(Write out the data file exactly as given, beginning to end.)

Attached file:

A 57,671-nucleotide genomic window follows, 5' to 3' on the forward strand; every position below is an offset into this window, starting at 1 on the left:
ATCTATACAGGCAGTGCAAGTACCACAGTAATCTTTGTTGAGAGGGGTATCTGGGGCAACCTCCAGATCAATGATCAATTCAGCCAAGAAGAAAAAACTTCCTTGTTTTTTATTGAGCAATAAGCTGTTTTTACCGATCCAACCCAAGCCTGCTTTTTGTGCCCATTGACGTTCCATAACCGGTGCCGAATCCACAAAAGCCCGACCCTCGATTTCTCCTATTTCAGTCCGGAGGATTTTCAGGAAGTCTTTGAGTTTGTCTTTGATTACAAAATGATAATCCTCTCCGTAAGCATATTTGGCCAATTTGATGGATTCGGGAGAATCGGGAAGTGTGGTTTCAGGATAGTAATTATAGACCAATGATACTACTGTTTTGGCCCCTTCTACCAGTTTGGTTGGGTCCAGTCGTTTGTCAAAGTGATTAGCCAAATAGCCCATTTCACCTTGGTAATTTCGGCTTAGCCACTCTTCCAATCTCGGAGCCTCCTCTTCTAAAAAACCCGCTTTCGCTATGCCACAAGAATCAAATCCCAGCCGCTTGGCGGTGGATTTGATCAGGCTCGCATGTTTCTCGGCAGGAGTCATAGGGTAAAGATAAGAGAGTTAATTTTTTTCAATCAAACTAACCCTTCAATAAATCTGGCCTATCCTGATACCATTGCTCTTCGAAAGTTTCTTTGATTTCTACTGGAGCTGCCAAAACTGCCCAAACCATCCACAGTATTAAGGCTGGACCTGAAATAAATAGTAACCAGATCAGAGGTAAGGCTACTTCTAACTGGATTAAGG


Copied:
A 57,671-nucleotide genomic window follows, 5' to 3' on the forward strand; every position below is an offset into this window, starting at 1 on the left:
ATCTATACAGGCAGTGCAAGTACCACAGTAATCTTTGTTGAGAGGGGTATCTGGGGCAACCTCCAGATCAATGATCAATTCAGCCAAGAAGAAAAAACTTCCTTGTTTTTTATTGAGCAATAAGCTGTTTTTACCGATCCAACCCAAGCCTGCTTTTTGTGCCCATTGACGTTCCATAACCGGTGCCGAATCCACAAAAGCCCGACCCTCGATTTCTCCTATTTCAGTCCGGAGGATTTTCAGGAAGTCTTTGAGTTTGTCTTTGATTACAAAATGATAATCCTCTCCGTAAGCATATTTGGCCAATTTGATGGATTCGGGAGAATCGGGAAGTGTGGTTTCAGGATAGTAATTATAGACCAATGATACTACTGTTTTGGCCCCTTCTACCAGTTTGGTTGGGTCCAGTCGTTTGTCAAAGTGATTAGCCAAATAGCCCATTTCACCTTGGTAATTTCGGCTTAGCCACTCTTCCAATCTCGGAGCCTCCTCTTCTAAAAAACCCGCTTTCGCTATGCCACAAGAATCAAATCCCAGCCGCTTGGCGGTGGATTTGATCAGGCTCGCATGTTTCTCGGCAGGAGTCATAGGGTAAAGATAAGAGAGTTAATTTTTTTCAATCAAACTAACCCTTCAATAAATCTGGCCTATCCTGATACCATTGCTCTTCGAAAGTTTCTTTGATTTCTACTGGAGCTGCCAAAACTGCCCAAACCATCCACAGTATTAAGGCTGGACCTGAAATAAATAGTAACCAGATCAGAGGTAAGGCTACTTCTAACTGGATTAAGG